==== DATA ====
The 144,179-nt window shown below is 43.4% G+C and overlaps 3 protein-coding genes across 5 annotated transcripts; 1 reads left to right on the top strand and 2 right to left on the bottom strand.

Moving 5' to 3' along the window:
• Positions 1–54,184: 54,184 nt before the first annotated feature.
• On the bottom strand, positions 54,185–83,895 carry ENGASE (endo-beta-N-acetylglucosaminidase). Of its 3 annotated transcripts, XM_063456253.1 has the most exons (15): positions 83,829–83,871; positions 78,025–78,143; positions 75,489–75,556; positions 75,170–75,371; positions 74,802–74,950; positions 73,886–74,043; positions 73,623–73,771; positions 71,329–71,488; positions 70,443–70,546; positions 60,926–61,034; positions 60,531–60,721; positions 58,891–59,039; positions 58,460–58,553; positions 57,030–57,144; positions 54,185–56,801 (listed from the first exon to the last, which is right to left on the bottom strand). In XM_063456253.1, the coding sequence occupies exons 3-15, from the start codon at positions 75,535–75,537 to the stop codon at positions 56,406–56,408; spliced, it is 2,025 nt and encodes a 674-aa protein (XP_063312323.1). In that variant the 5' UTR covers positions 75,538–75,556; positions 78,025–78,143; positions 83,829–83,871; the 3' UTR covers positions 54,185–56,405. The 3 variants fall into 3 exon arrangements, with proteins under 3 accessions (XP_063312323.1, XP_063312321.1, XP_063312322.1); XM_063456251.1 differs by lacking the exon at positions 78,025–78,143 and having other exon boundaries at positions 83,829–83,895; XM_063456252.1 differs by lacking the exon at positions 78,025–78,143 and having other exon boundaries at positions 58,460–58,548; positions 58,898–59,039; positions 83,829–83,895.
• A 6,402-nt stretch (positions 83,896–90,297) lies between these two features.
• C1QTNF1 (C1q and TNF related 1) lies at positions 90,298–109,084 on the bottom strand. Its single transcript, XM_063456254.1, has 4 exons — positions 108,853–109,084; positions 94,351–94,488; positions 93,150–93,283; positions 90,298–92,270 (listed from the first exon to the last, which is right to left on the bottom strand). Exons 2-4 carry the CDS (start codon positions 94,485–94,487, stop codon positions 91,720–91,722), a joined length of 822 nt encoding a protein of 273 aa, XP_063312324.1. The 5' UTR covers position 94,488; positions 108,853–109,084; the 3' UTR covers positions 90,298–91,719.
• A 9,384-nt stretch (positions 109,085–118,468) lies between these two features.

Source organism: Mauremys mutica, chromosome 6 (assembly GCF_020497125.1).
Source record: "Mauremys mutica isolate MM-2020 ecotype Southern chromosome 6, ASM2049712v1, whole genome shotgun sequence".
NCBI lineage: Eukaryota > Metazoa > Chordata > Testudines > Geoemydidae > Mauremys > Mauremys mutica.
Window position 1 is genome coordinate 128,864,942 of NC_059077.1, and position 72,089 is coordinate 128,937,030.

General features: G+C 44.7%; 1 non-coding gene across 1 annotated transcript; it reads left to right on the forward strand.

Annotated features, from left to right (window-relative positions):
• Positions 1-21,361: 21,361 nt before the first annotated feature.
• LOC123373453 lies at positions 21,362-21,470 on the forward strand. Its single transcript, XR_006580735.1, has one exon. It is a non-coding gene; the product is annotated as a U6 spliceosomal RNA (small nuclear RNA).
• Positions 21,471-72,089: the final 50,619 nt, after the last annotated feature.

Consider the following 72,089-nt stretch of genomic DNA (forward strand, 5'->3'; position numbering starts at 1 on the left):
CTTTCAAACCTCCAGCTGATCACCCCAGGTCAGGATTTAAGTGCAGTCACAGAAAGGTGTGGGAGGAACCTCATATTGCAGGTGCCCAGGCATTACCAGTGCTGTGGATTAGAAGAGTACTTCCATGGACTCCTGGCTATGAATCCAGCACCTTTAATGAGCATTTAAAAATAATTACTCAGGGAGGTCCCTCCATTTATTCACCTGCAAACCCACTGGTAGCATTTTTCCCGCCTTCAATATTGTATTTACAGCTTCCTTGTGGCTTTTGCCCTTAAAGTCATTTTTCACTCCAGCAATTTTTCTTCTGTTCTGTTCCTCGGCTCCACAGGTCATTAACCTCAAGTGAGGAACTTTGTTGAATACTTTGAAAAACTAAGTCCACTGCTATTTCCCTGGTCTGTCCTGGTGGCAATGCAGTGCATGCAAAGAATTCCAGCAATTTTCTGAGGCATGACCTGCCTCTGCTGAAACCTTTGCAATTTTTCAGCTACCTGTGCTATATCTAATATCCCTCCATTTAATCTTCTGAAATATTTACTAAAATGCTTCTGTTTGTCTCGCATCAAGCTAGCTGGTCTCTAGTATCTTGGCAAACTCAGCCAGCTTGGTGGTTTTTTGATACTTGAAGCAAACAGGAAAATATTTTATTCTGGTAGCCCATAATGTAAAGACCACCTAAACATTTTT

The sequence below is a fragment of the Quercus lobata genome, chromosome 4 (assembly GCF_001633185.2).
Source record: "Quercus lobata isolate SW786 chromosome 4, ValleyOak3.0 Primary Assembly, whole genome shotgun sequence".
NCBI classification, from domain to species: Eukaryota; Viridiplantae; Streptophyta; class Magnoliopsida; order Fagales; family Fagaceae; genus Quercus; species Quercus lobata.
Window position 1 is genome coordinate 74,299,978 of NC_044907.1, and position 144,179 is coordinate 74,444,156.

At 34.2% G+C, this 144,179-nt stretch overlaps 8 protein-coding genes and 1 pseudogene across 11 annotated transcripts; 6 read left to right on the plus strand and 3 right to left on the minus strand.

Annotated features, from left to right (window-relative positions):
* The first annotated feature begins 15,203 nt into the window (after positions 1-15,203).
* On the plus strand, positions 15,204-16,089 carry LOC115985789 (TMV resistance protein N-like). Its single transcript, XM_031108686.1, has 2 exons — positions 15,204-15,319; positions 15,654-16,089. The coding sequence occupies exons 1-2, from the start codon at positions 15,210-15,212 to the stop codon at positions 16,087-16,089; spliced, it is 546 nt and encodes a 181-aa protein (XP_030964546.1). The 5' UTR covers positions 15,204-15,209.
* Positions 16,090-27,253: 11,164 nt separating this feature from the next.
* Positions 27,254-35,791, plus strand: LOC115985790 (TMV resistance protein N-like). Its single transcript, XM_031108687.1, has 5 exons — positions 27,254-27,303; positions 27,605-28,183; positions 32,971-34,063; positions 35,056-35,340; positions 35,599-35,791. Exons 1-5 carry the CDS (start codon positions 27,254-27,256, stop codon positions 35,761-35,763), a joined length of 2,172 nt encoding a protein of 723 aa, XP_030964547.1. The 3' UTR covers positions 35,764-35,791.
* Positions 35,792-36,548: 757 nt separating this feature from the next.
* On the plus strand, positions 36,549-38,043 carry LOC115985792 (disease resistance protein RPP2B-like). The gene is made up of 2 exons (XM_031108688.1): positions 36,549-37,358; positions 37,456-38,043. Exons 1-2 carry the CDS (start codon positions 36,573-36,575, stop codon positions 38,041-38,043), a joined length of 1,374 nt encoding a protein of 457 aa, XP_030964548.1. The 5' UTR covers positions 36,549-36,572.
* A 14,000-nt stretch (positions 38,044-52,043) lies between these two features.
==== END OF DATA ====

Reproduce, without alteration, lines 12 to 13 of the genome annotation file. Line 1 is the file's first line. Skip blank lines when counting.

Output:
General features: G+C 44.7%; 1 non-coding gene across 1 annotated transcript; it reads left to right on the forward strand.

Annotated features, from left to right (window-relative positions):